Consumer Price Index, January 2014

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The Consumer Price Index (CPI) rose 1.5% in the 12 months to January, following a 1.2% increase in December.

Chart 1 
The 12-month change in the Consumer Price Index
Line chart – Chart 1: The 12-month change in the Consumer Price Index, from January 2009 to January 2014

Chart description: The 12-month change in the Consumer Price Index

CSV version of chart 1

Shelter costs lead the rise in the Consumer Price Index

The year-over-year increase in the CPI was led by higher shelter costs, which rose 2.1% in January. This followed a 1.9% gain in December. Electricity prices increased 4.7% in the 12 months to January, after rising 4.1% the previous month. Consumers also paid more for rent (+1.6%) and for homeowners' home and mortgage insurance (+5.4%) in January compared with the same month a year earlier.

The mortgage interest cost index decreased 0.6% on a year-over-year basis in January, the smallest decline since May 2012. On a monthly basis, the index posted its third consecutive increase, rising 0.2%.

Chart 2 
The 12-month change in the mortgage interest cost index
Line chart – Chart 2: The 12-month change in the mortgage interest cost index, from January 2009 to January 2014

Chart description: The 12-month change in the mortgage interest cost index

CSV version of chart 2

12-month change in the major components

Of the eight major components, seven recorded gains in the 12 months to January. In addition to higher shelter costs, price increases for transportation and for food contributed the most to the rise in the CPI. The health and personal care index was the only component to decline on a year-over-year basis in January.

Chart 3 
Prices increase in seven of eight major components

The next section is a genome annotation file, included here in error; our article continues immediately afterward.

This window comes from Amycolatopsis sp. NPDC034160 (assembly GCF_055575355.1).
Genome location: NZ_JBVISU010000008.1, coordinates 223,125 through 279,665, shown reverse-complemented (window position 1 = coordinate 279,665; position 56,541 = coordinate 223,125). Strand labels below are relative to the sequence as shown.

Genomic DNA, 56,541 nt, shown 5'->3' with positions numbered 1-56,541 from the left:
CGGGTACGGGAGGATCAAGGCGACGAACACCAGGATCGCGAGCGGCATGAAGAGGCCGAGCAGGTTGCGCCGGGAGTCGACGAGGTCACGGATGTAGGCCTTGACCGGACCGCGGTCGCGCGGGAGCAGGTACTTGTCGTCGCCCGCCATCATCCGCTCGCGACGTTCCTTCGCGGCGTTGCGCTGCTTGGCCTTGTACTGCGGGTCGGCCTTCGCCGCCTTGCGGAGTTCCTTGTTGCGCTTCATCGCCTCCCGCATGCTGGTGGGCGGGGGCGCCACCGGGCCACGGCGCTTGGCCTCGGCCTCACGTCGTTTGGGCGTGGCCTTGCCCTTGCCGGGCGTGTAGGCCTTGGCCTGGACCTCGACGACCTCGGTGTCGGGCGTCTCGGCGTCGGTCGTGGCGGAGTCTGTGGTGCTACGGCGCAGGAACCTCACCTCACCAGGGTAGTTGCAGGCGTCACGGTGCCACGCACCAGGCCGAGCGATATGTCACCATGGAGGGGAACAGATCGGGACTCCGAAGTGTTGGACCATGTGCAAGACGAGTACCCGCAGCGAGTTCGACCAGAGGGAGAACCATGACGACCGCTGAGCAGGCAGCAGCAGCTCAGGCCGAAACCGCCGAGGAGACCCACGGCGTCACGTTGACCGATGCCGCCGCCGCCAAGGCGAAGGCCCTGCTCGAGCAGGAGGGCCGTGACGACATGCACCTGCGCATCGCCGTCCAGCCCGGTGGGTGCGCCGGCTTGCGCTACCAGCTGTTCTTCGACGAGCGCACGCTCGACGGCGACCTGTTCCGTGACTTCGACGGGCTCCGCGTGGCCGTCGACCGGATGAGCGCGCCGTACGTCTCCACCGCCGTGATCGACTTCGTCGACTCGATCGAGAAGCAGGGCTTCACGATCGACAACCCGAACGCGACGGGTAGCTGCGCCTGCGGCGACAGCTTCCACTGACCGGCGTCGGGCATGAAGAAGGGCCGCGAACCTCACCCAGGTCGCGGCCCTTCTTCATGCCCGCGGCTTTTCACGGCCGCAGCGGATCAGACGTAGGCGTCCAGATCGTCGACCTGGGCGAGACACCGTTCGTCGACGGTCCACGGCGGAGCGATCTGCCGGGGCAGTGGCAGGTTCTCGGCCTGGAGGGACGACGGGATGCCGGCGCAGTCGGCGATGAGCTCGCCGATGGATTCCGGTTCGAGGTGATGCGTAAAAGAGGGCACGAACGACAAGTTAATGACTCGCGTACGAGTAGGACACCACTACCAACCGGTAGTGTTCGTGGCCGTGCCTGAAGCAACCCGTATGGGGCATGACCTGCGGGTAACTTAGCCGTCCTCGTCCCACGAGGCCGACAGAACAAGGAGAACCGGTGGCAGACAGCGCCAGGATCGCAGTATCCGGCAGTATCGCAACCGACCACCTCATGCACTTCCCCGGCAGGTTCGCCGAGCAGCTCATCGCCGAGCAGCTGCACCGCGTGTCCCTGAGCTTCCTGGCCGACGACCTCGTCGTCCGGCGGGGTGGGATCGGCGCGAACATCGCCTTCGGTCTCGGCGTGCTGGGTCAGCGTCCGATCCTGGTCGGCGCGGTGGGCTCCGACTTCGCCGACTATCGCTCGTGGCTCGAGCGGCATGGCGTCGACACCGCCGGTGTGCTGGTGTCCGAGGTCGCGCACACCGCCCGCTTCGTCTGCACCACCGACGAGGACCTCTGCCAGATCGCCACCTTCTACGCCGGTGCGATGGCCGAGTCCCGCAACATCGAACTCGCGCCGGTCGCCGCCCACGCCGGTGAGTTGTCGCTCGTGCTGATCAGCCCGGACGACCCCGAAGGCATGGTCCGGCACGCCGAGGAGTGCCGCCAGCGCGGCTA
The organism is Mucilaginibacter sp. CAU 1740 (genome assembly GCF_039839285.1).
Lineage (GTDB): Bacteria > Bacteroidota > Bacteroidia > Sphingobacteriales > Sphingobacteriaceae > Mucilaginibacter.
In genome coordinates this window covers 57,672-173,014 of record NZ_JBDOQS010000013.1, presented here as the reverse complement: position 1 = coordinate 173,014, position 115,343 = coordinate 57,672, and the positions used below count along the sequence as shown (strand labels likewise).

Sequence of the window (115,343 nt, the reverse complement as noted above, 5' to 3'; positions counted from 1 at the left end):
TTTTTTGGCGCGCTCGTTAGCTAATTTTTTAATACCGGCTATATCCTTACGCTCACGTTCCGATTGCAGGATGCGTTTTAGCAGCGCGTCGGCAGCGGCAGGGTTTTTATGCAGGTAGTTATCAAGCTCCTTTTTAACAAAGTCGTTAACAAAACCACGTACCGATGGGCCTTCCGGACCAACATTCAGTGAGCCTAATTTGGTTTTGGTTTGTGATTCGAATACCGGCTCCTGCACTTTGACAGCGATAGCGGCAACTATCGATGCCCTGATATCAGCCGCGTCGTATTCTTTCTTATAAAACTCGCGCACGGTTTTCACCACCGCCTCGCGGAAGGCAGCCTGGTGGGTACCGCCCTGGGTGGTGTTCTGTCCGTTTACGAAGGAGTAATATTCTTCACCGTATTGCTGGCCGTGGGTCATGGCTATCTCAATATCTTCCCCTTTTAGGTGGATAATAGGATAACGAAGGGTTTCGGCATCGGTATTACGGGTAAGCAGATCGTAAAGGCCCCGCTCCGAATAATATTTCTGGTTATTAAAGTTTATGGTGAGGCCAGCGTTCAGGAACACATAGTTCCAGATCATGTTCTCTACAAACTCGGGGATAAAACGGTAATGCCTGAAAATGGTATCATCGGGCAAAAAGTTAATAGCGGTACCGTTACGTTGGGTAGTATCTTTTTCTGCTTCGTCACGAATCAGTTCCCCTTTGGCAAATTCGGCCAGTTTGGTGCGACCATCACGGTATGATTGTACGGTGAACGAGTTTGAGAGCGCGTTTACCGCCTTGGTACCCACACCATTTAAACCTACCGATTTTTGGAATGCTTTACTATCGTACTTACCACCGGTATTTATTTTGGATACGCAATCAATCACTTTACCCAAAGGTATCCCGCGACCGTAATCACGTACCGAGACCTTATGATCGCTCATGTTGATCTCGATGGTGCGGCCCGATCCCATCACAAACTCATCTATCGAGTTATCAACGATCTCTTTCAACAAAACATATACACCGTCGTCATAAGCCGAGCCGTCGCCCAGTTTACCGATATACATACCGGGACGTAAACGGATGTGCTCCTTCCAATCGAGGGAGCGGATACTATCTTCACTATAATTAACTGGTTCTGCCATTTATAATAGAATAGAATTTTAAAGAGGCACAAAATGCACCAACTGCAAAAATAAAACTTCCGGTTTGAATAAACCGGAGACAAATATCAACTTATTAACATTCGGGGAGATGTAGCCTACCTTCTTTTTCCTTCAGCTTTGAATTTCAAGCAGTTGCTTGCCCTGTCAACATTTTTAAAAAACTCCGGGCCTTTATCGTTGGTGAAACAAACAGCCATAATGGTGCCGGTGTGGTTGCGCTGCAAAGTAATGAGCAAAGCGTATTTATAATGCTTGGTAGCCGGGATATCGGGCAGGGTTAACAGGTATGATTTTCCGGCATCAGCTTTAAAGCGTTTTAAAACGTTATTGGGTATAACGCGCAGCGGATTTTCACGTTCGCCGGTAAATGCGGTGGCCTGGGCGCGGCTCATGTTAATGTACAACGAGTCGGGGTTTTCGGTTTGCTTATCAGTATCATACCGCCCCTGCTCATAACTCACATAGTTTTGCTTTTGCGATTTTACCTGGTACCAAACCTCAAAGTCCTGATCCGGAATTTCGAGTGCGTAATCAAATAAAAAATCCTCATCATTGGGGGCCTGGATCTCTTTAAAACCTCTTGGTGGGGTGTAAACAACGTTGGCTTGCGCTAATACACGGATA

Bar clustered chart – Chart 3: Prices increase in seven of eight major components

Chart description: Prices increase in seven of eight major components

CSV version of chart 3

Transportation prices advanced 2.0% in the 12 months to January after rising 2.1% the previous month. Gasoline prices rose 4.6% in January following a 4.7% gain in December. In addition, passenger vehicle insurance premiums were 2.1% higher in January than in the same month a year earlier. Prices for the purchase of passenger vehicles posted a smaller year-over-year increase in January (+0.9%) than in December (+1.4%).

Food prices rose 1.1% in the 12 months to January. Prices for food purchased from stores increased 1.0% on a year-over-year basis after rising 0.8% the previous month. The January increase was led by higher prices for fresh vegetables, fish and seafood as well as meat. In contrast, prices for cereal products and for fruit juices declined on a year-over-year basis in January.

Prices for food purchased from restaurants increased 1.3% in January compared with the same month a year ago. In December, they rose 1.4%.

The clothing and footwear index increased 1.5% in the 12 months to January, after rising 0.2% in December. On a monthly basis, prices for clothing and footwear posted a smaller decrease this January (-0.2%) compared with the same month in 2013 (-1.5%).

12-month change in the provinces

Consumer prices rose at a faster year-over-year rate in six provinces in January compared with December. The largest acceleration was in Alberta, followed by Manitoba. New Brunswick was the only province to post a smaller year-over-year increase in consumer prices in January than in December. British Columbia recorded no year-over-year change in its CPI for the second consecutive month.

Chart 4 
Consumer prices accelerate in six provinces
Bar clustered chart – Chart 4: Consumer prices accelerate in six provinces

Chart description: Consumer prices accelerate in six provinces

CSV version of chart 4

Alberta recorded a 2.7% increase in consumer prices on a year-over-year basis in January, following a 2.1% gain in December. Of all the provinces, Alberta recorded the largest increase in gasoline prices (+10.7%) in the 12 months to January. This followed a 4.8% gain in December. Alberta also posted a larger year-over-year increase in natural gas prices (+16.2%) compared with the national average.